Cockpit Country is a symbol of resistance and triumph, as well as an important cultural and historical site for Jamaicans. It was here that the Maroons fought the British to a Treaty in 1738-9. Cockpit Country was a sanctuary for the Maroons, who still live within its borders.

The plants and animals of Cockpit Country are extraordinarily diverse. Some are found only in Jamaica, and others, especially a multitude of plants, are found only in Cockpit Country. This area is also an important ecotourism destination, especially for birdwatching.

The Save Cockpit Country campaign is asking all concerned Jamaicans to sign the petition.

Contact:

Diana McCaulay, CEO, Jamaica Environment Trust, 469-1315

Carol Narcisse, civil society advocate, 430-4705

Wendy Lee, Seven Oaks Sanctuary for Wildlife, 359-1505 or 808-1657

Cockpit Country

 

 

 


53 thoughts on “Stakeholders Petition Jamaica House to Save Cockpit Country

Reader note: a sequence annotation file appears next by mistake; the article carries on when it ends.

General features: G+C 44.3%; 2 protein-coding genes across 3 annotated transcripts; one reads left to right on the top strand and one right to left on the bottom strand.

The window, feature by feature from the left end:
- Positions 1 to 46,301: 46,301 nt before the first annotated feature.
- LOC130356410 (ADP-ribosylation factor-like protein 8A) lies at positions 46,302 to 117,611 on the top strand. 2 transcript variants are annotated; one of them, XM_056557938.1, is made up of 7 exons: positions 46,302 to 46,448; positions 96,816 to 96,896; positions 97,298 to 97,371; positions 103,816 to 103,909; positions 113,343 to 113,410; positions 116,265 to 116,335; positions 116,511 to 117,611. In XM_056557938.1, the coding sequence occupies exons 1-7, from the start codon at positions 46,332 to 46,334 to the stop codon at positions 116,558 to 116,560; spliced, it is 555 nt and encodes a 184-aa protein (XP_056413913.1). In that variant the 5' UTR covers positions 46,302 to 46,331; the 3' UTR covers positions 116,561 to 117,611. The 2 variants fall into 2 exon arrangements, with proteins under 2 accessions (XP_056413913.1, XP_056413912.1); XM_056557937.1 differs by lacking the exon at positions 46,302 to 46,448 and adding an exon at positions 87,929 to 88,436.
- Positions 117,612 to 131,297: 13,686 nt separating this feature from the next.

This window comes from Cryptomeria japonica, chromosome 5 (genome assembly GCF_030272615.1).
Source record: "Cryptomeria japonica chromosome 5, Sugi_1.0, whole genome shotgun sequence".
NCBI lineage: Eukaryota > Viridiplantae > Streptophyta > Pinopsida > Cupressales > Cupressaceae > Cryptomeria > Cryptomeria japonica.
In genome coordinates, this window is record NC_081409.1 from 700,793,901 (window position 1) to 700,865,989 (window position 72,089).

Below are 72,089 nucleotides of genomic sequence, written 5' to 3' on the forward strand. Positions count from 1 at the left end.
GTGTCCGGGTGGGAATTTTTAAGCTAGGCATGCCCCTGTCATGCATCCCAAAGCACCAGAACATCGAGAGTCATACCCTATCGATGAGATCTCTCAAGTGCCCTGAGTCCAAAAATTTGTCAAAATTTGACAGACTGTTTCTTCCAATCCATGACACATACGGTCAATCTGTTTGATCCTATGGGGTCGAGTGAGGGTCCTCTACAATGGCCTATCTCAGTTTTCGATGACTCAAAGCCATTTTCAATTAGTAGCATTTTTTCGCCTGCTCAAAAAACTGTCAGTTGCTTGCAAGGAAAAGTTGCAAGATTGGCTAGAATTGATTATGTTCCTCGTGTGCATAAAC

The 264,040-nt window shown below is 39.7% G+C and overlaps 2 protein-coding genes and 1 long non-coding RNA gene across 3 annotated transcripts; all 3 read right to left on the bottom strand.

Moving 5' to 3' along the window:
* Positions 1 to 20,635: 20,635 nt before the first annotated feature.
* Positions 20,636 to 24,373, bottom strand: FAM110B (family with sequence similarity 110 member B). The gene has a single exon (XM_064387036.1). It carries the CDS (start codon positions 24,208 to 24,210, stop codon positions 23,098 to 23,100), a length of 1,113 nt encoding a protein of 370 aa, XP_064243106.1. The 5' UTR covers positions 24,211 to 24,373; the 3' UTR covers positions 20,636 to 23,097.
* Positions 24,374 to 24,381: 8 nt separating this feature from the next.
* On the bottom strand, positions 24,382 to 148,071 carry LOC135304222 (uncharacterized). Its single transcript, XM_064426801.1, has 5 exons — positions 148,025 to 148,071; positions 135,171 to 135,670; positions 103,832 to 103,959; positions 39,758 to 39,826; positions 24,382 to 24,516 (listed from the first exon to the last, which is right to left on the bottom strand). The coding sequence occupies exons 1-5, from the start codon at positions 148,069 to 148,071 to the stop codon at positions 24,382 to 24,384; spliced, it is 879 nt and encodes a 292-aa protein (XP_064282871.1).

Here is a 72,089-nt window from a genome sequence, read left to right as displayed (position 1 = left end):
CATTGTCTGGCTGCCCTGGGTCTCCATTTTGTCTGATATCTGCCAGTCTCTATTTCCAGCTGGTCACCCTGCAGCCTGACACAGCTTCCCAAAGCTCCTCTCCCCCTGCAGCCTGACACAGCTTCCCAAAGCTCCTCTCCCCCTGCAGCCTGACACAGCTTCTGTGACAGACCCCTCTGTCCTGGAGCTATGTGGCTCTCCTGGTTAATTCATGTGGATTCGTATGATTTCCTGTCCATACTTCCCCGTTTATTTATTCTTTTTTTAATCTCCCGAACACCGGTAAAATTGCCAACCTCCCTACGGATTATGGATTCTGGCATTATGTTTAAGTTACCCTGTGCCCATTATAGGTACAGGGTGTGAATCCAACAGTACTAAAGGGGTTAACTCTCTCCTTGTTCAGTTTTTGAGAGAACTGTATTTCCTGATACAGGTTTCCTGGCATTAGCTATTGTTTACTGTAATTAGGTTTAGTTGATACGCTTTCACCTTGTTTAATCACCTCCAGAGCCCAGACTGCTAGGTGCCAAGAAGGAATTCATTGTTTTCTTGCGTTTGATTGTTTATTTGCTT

1. Save Jamaica’s Cockpit Country it is home to so many indigenous plants and animals. We need to pay attention to our beautiful island and protect it the best way we know how. Go for it patriotic Jamaicans.

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    1. I am disappointed that our national government and for that matter both political parties have allowed the bauxite company to environmentally rape our country and leave future generation improvished.When I found out the plans for cockpit country I was incensed and I am trying to mobilised the expat in the uk to sign the petition and also to let their voices heard.
      Please not their is no link to sign petition on what’s app.

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      1. Oh, that is a good question about WhatsApp. Thank you for trying to mobilise Jamaicans in the UK. I too am disappointed, but you know… It has been on the cards for a long time now.

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  2. This is a national heritage , home to a special group of people , birds that are endogenous to the area . Not to